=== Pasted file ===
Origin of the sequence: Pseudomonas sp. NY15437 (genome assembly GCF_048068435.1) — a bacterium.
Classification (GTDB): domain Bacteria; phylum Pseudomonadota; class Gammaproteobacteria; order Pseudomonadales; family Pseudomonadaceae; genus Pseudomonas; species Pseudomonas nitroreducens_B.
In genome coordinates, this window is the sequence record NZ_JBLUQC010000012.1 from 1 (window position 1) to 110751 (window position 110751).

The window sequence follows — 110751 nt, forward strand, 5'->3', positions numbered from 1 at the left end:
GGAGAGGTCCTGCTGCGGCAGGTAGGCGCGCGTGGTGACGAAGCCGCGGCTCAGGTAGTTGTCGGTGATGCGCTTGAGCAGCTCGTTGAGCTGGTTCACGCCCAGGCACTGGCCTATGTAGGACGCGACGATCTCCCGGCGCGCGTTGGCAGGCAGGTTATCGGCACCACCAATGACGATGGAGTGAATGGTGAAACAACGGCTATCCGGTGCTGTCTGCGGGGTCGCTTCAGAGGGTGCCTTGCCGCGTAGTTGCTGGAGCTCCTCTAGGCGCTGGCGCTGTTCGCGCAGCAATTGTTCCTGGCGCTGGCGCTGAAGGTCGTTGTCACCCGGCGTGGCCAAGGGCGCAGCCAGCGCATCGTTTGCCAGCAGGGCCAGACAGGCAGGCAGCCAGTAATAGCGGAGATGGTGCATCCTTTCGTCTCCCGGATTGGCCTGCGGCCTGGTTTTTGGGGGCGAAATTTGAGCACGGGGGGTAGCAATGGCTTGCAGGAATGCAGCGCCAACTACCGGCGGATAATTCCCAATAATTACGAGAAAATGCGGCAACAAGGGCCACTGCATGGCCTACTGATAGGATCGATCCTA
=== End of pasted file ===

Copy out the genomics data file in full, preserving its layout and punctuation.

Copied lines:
Origin of the sequence: Pseudomonas sp. NY15437 (genome assembly GCF_048068435.1) — a bacterium.
Classification (GTDB): domain Bacteria; phylum Pseudomonadota; class Gammaproteobacteria; order Pseudomonadales; family Pseudomonadaceae; genus Pseudomonas; species Pseudomonas nitroreducens_B.
In genome coordinates, this window is the sequence record NZ_JBLUQC010000012.1 from 1 (window position 1) to 110751 (window position 110751).

The window sequence follows — 110751 nt, forward strand, 5'->3', positions numbered from 1 at the left end:
GGAGAGGTCCTGCTGCGGCAGGTAGGCGCGCGTGGTGACGAAGCCGCGGCTCAGGTAGTTGTCGGTGATGCGCTTGAGCAGCTCGTTGAGCTGGTTCACGCCCAGGCACTGGCCTATGTAGGACGCGACGATCTCCCGGCGCGCGTTGGCAGGCAGGTTATCGGCACCACCAATGACGATGGAGTGAATGGTGAAACAACGGCTATCCGGTGCTGTCTGCGGGGTCGCTTCAGAGGGTGCCTTGCCGCGTAGTTGCTGGAGCTCCTCTAGGCGCTGGCGCTGTTCGCGCAGCAATTGTTCCTGGCGCTGGCGCTGAAGGTCGTTGTCACCCGGCGTGGCCAAGGGCGCAGCCAGCGCATCGTTTGCCAGCAGGGCCAGACAGGCAGGCAGCCAGTAATAGCGGAGATGGTGCATCCTTTCGTCTCCCGGATTGGCCTGCGGCCTGGTTTTTGGGGGCGAAATTTGAGCACGGGGGGTAGCAATGGCTTGCAGGAATGCAGCGCCAACTACCGGCGGATAATTCCCAATAATTACGAGAAAATGCGGCAACAAGGGCCACTGCATGGCCTACTGATAGGATCGATCCTA